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Complex Sleep Apnea Syndrome (CompSAS) Resolution Study (CompSAS)

This study has been completed.
ClinicalTrials.gov Identifier:
First Posted: June 8, 2009
Last Update Posted: February 28, 2013
The safety and scientific validity of this study is the responsibility of the study sponsor and investigators. Listing a study does not mean it has been evaluated by the U.S. Federal Government. Read our disclaimer for details.
Mayo Clinic
Information provided by (Responsible Party):
The purpose of this study is to determine whether adaptive servo-ventilation (ASV) or continuous positive airway pressure (CPAP) is better at treating complex sleep apnea over time.

Condition Intervention
Complex Sleep Apnea Syndrome Device: VPAP Adapt SV

Study Type: Interventional
Study Design: Allocation: Randomized
Intervention Model: Parallel Assignment
Masking: Double (Participant, Outcomes Assessor)
Primary Purpose: Treatment
Official Title: Is Adaptive Servo-Ventilation Therapeutically More Effective Than Continuous Positive Airway Pressure In Treating Complex Sleep Apnea Syndrome?

Resource links provided by NLM:

Further study details as provided by ResMed:

Primary Outcome Measures:
  • Apnea-hypopnea Index (AHI) Per Polysomnography (PSG) at the End of Treatment Period [ Time Frame: 3 months ]
    AHI refers to the number of apneas and hypopneas that occurred per hour of sleep

Secondary Outcome Measures:
  • Quality of Life Measured by the Sleep Apnea Quality of Life Index (SAQLI) [ Time Frame: 3 months ]
    Likert scale measured from 0-7. The minimum important difference a change of 0.5 when a 7-item Likert scale is used. 0 represents the most negative response, 7 represents the most positive response.

Enrollment: 66
Study Start Date: May 2009
Study Completion Date: December 2011
Primary Completion Date: October 2011 (Final data collection date for primary outcome measure)
Arms Assigned Interventions
Active Comparator: ASV mode Device: VPAP Adapt SV
Comparison of ASV and CPAP modes
Active Comparator: CPAP mode Device: VPAP Adapt SV
Comparison of ASV and CPAP modes

Detailed Description:
Between 3 and 19% of patients with clinical and polysomnographic features of obstructive sleep apnea syndrome (OSA) develop a high-frequency of central apneas and/or disruptive Cheyne-Stokes respiratory syndrome after application of continuous positive airway pressure (CPAP), a pattern called the complex sleep apnea syndrome (CompSAS). The trial seeks to determine the efficacy of the ASV vs. CPAP modes for the treatment of CompSAS over time. Baseline clinical and laboratory data will be collected, patients will be randomized to one of the two treatments. Overall study participation is approximately 3 months.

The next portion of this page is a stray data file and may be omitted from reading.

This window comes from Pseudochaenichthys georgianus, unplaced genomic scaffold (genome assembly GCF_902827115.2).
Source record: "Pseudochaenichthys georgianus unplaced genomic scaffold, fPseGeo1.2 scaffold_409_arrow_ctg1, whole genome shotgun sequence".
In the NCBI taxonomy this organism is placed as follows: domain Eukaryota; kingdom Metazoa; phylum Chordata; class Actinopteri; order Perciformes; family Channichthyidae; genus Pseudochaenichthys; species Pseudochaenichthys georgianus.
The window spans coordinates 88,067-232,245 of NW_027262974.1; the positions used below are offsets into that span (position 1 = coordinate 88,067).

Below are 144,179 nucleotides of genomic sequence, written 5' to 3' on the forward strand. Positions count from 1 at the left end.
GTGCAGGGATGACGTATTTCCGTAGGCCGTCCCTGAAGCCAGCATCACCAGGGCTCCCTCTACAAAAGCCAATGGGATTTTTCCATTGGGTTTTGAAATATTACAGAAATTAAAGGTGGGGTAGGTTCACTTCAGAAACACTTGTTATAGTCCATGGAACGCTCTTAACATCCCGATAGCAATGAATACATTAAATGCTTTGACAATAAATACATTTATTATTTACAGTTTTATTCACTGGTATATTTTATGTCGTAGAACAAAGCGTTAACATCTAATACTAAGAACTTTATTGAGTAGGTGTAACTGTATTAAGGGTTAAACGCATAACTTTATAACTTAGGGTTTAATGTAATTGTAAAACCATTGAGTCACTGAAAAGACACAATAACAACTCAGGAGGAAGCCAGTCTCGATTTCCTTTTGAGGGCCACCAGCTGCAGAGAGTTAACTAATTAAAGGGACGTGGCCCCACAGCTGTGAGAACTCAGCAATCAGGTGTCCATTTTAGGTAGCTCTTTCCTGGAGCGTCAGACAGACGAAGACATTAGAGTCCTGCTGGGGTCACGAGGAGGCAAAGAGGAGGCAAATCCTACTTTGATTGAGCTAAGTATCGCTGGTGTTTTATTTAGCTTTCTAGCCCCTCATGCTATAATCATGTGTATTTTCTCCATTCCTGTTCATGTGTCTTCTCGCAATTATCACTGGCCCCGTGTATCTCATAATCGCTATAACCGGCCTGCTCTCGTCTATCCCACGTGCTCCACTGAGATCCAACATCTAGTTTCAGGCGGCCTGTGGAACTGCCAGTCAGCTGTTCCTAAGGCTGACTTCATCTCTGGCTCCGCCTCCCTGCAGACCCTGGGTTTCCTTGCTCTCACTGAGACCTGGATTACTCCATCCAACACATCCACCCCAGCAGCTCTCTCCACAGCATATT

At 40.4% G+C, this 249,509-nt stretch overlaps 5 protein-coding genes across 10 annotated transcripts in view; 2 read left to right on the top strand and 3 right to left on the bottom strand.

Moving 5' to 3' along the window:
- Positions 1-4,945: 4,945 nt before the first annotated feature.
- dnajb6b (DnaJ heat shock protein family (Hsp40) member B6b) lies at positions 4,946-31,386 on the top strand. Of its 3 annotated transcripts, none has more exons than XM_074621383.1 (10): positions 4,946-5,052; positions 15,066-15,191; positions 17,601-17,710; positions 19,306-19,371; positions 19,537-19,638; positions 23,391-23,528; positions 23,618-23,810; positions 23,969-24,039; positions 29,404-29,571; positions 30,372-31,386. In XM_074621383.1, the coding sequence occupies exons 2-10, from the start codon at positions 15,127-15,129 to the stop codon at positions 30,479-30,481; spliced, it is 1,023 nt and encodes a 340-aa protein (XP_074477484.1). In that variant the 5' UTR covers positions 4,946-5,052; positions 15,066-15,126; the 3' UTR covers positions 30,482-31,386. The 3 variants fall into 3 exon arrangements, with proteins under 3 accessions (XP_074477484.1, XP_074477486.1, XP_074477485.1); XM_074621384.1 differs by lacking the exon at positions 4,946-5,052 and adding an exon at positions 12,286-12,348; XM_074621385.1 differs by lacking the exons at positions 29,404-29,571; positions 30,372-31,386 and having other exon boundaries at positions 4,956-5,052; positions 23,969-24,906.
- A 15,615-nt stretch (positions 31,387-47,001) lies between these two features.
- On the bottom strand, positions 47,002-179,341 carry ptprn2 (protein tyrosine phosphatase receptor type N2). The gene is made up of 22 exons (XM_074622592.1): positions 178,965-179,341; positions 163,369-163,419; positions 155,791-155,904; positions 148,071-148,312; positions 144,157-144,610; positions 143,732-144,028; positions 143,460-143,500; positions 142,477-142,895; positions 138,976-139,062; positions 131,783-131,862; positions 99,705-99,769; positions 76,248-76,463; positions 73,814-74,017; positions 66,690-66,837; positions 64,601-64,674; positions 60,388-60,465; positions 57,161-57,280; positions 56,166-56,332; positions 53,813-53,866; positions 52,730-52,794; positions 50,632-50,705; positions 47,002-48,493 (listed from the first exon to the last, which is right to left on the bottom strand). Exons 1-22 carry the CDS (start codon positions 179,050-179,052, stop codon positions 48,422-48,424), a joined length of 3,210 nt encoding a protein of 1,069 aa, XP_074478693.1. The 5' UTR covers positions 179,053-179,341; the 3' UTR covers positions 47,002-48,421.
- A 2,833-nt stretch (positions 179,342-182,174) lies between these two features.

Information from the National Library of Medicine

Choosing to participate in a study is an important personal decision. Talk with your doctor and family members or friends about deciding to join a study. To learn more about this study, you or your doctor may contact the study research staff using the contacts provided below. For general information, Learn About Clinical Studies.

Ages Eligible for Study:   18 Years and older   (Adult, Senior)
Sexes Eligible for Study:   All
Accepts Healthy Volunteers:   No

Inclusion Criteria:

  • Diagnosis of complex sleep apnea syndrome (CompSAS)
  • Naive to PAP therapy
  • Requires CPAP ≤15 cm H2O

Exclusion Criteria:

  • Requires supplemental oxygen or with a baseline SaO2 <90%
  • Requires CPAP > 15 cm H2O
  • Primary diagnosis of moderate to severe chronic obstructive pulmonary disease, neuromuscular disease, chronic hyperventilation, stroke, cognitive impairment, such that could impair ability to answer subjective questions (study questionnaires) or unstable heart failure
  • Any contraindication for nasal or oro-nasal positive airway pressure, such as claustrophobia, severe nasal obstruction, or impaired mental status
  Contacts and Locations
Information from the National Library of Medicine

To learn more about this study, you or your doctor may contact the study research staff using the contact information provided by the sponsor.

Please refer to this study by its ClinicalTrials.gov identifier (NCT number): NCT00915499

United States, Arizona
REM Medical
Phoenix, Arizona, United States, 85037
United States, Illinois
Northwestern University
Chicago, Illinois, United States, 60611
NorthShore University Health System
Skokie, Illinois, United States, 60077
United States, Minnesota
Mayo Center for Sleep Medicine, Mayo Clinic
Rochester, Minnesota, United States, 55905
United States, Pennsylvania
Center for Sleep Medicine
Lafayette Hill, Pennsylvania, United States, 19444
United States, South Carolina
SleepMed of South Carolina
Columbia, South Carolina, United States, 29201
Sponsors and Collaborators
Mayo Clinic
Principal Investigator: Timothy I Morgenthaler, MD Mayo Sleep Disorders Center
  More Information

Publications automatically indexed to this study by ClinicalTrials.gov Identifier (NCT Number):
Responsible Party: ResMed
ClinicalTrials.gov Identifier: NCT00915499     History of Changes
Other Study ID Numbers: CA-01-08
First Submitted: June 4, 2009
First Posted: June 8, 2009
Results First Submitted: December 10, 2012
Results First Posted: February 22, 2013
Last Update Posted: February 28, 2013
Last Verified: February 2013

Additional relevant MeSH terms:
Sleep Apnea Syndromes
Pathologic Processes
Respiration Disorders
Respiratory Tract Diseases
Signs and Symptoms, Respiratory
Signs and Symptoms
Sleep Disorders, Intrinsic
Sleep Wake Disorders
Nervous System Diseases